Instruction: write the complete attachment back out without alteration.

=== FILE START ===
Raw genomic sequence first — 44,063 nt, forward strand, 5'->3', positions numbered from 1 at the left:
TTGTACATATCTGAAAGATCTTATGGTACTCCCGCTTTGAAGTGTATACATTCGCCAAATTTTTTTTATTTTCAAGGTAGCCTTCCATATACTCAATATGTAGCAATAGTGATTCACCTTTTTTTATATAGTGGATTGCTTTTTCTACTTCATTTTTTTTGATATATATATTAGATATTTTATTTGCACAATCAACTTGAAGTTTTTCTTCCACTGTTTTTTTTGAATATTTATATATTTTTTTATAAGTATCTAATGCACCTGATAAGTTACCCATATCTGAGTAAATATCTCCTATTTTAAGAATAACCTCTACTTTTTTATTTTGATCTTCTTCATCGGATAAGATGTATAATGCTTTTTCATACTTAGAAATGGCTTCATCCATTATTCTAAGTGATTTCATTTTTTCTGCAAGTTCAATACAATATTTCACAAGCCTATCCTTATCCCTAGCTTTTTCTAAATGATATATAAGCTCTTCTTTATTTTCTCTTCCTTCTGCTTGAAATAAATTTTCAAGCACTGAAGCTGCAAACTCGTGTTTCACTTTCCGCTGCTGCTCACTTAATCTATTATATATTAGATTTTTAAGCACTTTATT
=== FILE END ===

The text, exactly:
Raw genomic sequence first — 44,063 nt, forward strand, 5'->3', positions numbered from 1 at the left:
TTGTACATATCTGAAAGATCTTATGGTACTCCCGCTTTGAAGTGTATACATTCGCCAAATTTTTTTTATTTTCAAGGTAGCCTTCCATATACTCAATATGTAGCAATAGTGATTCACCTTTTTTTATATAGTGGATTGCTTTTTCTACTTCATTTTTTTTGATATATATATTAGATATTTTATTTGCACAATCAACTTGAAGTTTTTCTTCCACTGTTTTTTTTGAATATTTATATATTTTTTTATAAGTATCTAATGCACCTGATAAGTTACCCATATCTGAGTAAATATCTCCTATTTTAAGAATAACCTCTACTTTTTTATTTTGATCTTCTTCATCGGATAAGATGTATAATGCTTTTTCATACTTAGAAATGGCTTCATCCATTATTCTAAGTGATTTCATTTTTTCTGCAAGTTCAATACAATATTTCACAAGCCTATCCTTATCCCTAGCTTTTTCTAAATGATATATAAGCTCTTCTTTATTTTCTCTTCCTTCTGCTTGAAATAAATTTTCAAGCACTGAAGCTGCAAACTCGTGTTTCACTTTCCGCTGCTGCTCACTTAATCTATTATATATTAGATTTTTAAGCACTTTATT